The Avenue of Baobabs near Morondava, Madagascar. Photo by Bernard Gagnon.
Madagascar’s main attractions
Antananarivo, the capital
Also known as simply Tana, this over populated, polluted and bustling city is not an attractive place at first look. But tourists should perhaps experience the cultural side before heading off to see natural wonders. Antananarivo offers a few historic buildings and museums to explore, such as Rova, the Royal Palace and Musée Andafivaratra, a colourful lakeside market at Lac Anosy, especially flower market and also a quite few gourmet restaurants – French and Creole – can be found downtown.
East for the Andasibe-Mantadia National Park
Three hours easy drive east from Antananarivo the Andasibe-mantadia National Park is a rainforest hosting a large number of rare and endangered species including 11 lemurs species.
Tourists generally take hikes ranging from 1-6 hours around the park under the supervision of an informed (hopefully! ) local guide.
Adjacent slash-and-burn cultivation for rice plantations, logging and replacement of rainforest with non-indigenous eucalyptus and pine trees is putting this nature reserve at risk.
A ‘wild’ Ring-Tail lemur mother enjoying a piece of pineapple in Berenty Reserve.
South for the Berenty Reserve
Berenty Reserve is a private nature reserve, home to various lemurs including Ring-tailed Lemur, chameleons and birds beside the Mandrake river. It’s in a semi-arid spiny forest in the Atsimo-Andrefana region of the far south of the country.
Also do not miss the elaborate carved and painted Mahafaly (ethnic group) tombs in the area and the extraordinary wind cut sandstone, funny friendly lemurs and wacky plants in Isalo National Park in the Ihorombe region.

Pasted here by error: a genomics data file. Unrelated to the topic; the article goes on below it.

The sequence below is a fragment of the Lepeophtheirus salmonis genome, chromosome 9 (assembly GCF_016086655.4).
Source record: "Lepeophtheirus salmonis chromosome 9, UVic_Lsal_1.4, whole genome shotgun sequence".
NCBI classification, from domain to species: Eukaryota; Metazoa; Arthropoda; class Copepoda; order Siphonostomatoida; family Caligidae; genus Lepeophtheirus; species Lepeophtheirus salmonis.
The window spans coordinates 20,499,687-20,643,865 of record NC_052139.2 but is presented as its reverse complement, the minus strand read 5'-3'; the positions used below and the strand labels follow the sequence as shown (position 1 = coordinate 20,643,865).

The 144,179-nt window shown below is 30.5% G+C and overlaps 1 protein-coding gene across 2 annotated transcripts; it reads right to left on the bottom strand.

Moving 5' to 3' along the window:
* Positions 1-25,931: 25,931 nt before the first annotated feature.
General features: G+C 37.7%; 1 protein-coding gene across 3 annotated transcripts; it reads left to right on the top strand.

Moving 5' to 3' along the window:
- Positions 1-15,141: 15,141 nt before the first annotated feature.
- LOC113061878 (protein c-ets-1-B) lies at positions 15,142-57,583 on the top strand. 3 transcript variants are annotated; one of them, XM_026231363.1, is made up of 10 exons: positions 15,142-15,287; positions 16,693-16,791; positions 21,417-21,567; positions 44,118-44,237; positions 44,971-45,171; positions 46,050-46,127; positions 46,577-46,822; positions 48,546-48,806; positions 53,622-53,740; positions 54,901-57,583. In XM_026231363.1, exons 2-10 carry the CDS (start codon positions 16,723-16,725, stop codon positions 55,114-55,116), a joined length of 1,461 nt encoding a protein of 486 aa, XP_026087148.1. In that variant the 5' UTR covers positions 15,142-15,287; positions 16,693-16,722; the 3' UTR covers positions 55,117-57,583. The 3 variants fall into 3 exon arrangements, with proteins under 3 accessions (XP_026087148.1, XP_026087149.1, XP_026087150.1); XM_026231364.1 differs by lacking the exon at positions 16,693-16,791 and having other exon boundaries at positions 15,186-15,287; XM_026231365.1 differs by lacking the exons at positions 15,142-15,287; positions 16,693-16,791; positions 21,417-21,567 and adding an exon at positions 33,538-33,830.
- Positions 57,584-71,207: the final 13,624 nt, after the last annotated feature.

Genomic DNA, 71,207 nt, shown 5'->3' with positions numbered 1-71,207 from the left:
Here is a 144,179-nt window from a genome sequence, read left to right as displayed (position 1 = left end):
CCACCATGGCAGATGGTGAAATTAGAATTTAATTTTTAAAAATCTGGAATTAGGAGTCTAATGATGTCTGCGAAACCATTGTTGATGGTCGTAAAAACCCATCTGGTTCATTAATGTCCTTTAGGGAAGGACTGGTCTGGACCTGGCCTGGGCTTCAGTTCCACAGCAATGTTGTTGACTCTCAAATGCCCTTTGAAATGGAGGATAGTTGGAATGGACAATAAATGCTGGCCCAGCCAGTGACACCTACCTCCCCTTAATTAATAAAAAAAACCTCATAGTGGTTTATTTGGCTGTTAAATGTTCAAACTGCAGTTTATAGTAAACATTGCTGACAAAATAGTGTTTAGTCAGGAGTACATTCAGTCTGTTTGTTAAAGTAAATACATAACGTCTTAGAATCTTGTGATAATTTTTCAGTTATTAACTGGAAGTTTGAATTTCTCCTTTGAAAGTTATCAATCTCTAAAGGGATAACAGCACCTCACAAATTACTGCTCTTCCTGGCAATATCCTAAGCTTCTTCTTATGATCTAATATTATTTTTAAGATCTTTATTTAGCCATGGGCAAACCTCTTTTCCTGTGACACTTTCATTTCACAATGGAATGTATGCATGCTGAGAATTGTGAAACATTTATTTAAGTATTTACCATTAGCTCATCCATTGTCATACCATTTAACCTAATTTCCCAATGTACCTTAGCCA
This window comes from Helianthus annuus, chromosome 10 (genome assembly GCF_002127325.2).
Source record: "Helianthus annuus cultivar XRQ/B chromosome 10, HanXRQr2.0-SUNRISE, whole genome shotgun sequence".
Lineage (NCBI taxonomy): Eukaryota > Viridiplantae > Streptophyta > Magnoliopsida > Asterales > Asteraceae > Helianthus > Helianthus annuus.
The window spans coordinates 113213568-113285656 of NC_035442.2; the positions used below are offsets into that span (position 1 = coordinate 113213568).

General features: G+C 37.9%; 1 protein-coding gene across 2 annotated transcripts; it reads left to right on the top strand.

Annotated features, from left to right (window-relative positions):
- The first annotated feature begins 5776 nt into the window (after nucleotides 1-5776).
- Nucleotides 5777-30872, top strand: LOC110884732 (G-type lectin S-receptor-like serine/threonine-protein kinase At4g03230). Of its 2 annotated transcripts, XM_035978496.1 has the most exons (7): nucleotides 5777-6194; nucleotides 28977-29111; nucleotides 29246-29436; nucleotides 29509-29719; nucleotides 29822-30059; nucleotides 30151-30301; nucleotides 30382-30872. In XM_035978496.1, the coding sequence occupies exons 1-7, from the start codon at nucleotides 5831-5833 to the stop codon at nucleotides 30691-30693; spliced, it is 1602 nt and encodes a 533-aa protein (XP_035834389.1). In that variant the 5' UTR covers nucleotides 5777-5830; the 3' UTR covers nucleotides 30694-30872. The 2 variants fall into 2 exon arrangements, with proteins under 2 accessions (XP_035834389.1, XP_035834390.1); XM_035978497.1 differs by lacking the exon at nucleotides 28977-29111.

West for Morondova
A small coastal town with airport if you don’t fancy a 9 to 12 hour drive drive, Morondova is a relatively relaxing place with few beggars, several decent beaches with small beach hotels and near to a couple of brilliant nature reserves as well as the famous ‘Avenue of Baobabs’ 45 minutes drive away, a grand line of ancient and magnificent specimens that are particularly spectacular at sunset.
Morondova’s just 50 kms south of the Kirindy Forest Reserve that is home to some stunning baobab trees, a huge number of small primates including 8 species of lemur, 60 species of exotic birds, and plenty of peculiar flora.
The newish Kirindy Mite National Park is about the same distance in the opposite direction, south of Morondova, offering the rare tourist a look at baobab forests, many lemur and bird species, beautiful lakes, sea beaches and offshore islands.
Then there’s the Tsingy de Bemaraha 200kms away, a bit of a hike but strewn with weird limestone pinnacles, 50 species of birds, varied lemurs, strange plants and more. 370mi west of Tana.
Nosy Kely near Morondova town is a good place to stay, with comfortable beachside chalets and good French food. Chez Maggie Hotel is well known, offers excellent tours in many languages and worked well for us, though there was a bit of excitement about a snake. Ours, not theirs, and in our defence it was not deadly (there are no deadly creatures in Madagascar, apparently), but it was quite big and coiled peacefully in the middle of the dining table.
North for Montagne d’Ambre National Park
The rain forest stuffed with the usual unusual species including the blue nose chameleon. No shortage of leeches either. Lots of hiking trails and two lovely waterfalls. It’s 500 miles north of Tana and cooler than the coast so you don’t need shorts.
Nosy Be island for expensive beach package hotels, Lokobe Nature Reserve and the usual beach activities plus Deep Sea Fishing.
Ile Ste Marie island (Nosy Boraha) for beach bungalows, coral and kayaking.
Superb, panoramic landscapes, though deforestation is an ever-present issue that is not being seriously addressed.
Many rural villages have neither electricity nor running water, roads are dirt poor and schools are fundamentally useless. The burning of forests to plant rice and manioc happens through ignorance and desperation and has been happening for many years, enough time to strip the island of thousands of hectares of unique plants and animals.
A recent president, Marc Ravalomanana, established a conservation plan to triple protected areas and give alternatives to slash-and-burn culture. Sadly he was ousted in a coup in 2009 and since then commitment to the island’s precious and fragile bio diversity seems to have disappeared down the river, along with the rosewood logs. More.